She asked around and did the research, sending me a few links for this model or that. After all, we both used it, so we both should have a say. Like her, I read about one's "stylish design" and another's "brewing pause feature." There were glowing user reviews: "Jackpot! Great coffee! Temp is right on." And counters as well: "Would be nice if there was a light on the small clock." There were even cryptic ones: "Seems a little jankie." I confess I had to look that one up. (According to the Urban Dictionary, jankie means "something messed up, wrong, stupid.")

Finally, we (read she) weighed the positives and negatives and made a choice. A brand new Cuisinart model, it seemed adequate to the task. You add water and grounds, press a button and out comes coffee. Some buttons make perfect sense: "Brew" and "Program" are obvious. Others are more cryptic: "1-4" indicates... what? Even after reading the instructions, which say it "provides double heating of the water," I have no real idea of what it does.

But my biggest quibble is in the filling portal. I hate to go all Andy Rooney on this, but did the engineers who designed this ever think about actually using it? You have this big pot. You have this little opening. It's all but impossible to pour all the water down the shoot without spilling some on the counter or down the side or onto the hot plate. Sure, it can be done, as long as you pay careful attention. And when was the last time you paid careful attention BEFORE you had your cup of coffee? Huh? Huh? Do think Apple would have made an iPot with a water intake module that small? Huh? Huh?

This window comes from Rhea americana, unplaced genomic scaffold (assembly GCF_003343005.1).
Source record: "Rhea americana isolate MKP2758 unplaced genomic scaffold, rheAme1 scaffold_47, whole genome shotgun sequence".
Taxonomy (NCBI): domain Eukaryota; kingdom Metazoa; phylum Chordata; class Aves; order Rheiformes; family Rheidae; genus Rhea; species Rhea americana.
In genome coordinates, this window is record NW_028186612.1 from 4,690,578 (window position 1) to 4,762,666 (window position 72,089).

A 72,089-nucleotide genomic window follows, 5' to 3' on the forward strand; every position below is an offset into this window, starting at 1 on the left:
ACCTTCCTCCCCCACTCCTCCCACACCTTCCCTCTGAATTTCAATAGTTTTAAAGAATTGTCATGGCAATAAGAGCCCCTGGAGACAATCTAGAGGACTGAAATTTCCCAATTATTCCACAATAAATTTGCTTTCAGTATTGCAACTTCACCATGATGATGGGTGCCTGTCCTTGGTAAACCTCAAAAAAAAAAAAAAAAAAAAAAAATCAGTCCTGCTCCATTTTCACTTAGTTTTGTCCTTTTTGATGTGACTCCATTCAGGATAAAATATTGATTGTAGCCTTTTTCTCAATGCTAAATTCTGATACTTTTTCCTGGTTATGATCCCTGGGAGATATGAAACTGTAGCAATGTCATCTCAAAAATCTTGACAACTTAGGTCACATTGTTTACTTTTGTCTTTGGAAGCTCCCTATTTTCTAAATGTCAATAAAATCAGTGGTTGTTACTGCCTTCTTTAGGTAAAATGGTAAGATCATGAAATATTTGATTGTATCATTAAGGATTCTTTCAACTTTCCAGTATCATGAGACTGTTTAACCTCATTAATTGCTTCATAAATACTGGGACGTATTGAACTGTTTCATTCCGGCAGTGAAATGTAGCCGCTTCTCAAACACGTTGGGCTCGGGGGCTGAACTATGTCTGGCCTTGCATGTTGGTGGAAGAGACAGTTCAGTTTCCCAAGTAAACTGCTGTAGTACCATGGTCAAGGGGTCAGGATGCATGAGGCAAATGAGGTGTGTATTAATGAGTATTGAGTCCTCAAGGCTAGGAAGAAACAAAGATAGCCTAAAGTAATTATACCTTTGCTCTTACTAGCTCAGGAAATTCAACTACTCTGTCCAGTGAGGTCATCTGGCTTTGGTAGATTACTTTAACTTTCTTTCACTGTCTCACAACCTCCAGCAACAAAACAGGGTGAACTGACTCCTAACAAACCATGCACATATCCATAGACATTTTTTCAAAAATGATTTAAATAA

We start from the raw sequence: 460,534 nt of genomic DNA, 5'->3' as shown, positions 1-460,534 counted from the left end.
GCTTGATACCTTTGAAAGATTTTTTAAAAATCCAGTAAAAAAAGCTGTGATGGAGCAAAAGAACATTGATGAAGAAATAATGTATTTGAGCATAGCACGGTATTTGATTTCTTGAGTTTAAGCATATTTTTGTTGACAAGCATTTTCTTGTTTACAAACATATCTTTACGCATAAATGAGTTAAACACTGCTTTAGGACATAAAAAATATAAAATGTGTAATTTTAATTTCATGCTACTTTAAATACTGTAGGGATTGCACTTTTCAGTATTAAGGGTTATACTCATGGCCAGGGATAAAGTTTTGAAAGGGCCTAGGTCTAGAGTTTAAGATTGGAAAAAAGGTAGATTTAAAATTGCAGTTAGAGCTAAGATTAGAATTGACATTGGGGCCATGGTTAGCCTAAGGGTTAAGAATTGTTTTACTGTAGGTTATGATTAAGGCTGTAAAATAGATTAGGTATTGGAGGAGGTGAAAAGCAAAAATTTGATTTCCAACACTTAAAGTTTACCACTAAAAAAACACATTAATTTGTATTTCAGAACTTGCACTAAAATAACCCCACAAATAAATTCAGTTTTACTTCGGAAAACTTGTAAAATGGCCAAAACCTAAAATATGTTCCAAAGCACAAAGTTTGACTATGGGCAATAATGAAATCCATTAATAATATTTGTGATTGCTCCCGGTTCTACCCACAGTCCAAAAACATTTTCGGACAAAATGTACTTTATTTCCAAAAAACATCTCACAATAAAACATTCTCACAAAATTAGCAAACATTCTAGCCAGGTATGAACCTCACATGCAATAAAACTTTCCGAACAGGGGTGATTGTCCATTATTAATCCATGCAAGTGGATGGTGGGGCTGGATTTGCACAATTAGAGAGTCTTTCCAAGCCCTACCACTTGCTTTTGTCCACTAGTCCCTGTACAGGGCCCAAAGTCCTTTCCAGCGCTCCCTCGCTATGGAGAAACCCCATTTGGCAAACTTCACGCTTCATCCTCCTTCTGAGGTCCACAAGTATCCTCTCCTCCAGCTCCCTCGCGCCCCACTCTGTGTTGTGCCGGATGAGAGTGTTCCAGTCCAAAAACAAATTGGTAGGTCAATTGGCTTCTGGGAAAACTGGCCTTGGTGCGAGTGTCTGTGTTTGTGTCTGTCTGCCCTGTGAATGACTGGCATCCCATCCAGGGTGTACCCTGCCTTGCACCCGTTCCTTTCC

Sorry. I'm done now.  I'll be fine. It's early, and I just need a cup of coffee.


Marc Wollin of Bedford likes to read the paper with, well, a cup of coffee. His column appears regularly in The Record-Review, The Scarsdale Inquirer and online at

Saturday, April 14, 2012

Oh and Three

Oh! somewhere in this favored land the sun is shining bright;
The band is playing somewhere, and somewhere hearts are light.
And somewhere men are laughing, and somewhere they're serving tea;
But the faithful are a-flutter: the Yanks are Oh and Three

Yes, it's early in the season, and they've barely begun to play;
It's likely by the time this hits your desk, the story will fade away.
Still, it's a nagging feeling that Bombers have in varying degree;
They haven't even played at home. Did I mention? The Yanks are Oh and Three.

After all, a new season dawns, and the last didn't end so well;
And things like this happen, though certainly not for a spell.
And so again the hopes are high, the faithful only want the best;
And every year the fans assume the Yanks will beat the rest.

So even if the start is slow, it's nothing to dismay;
By All Star Break, come mid-July, things will be the proper way.
They'll be a race, no doubt that true, the others won't lay down;
But if you're a Yank, there's no doubt which team will paint the town.

For if you root for New York, it's a pact that you have made;
To feel sorry for the Mariners, the Royals and the Braves.
They may be good this year or that, it matters not for long;
For is there a team so celebrated in story and in song?

As for the Sox, just another club, some years better, some years worse;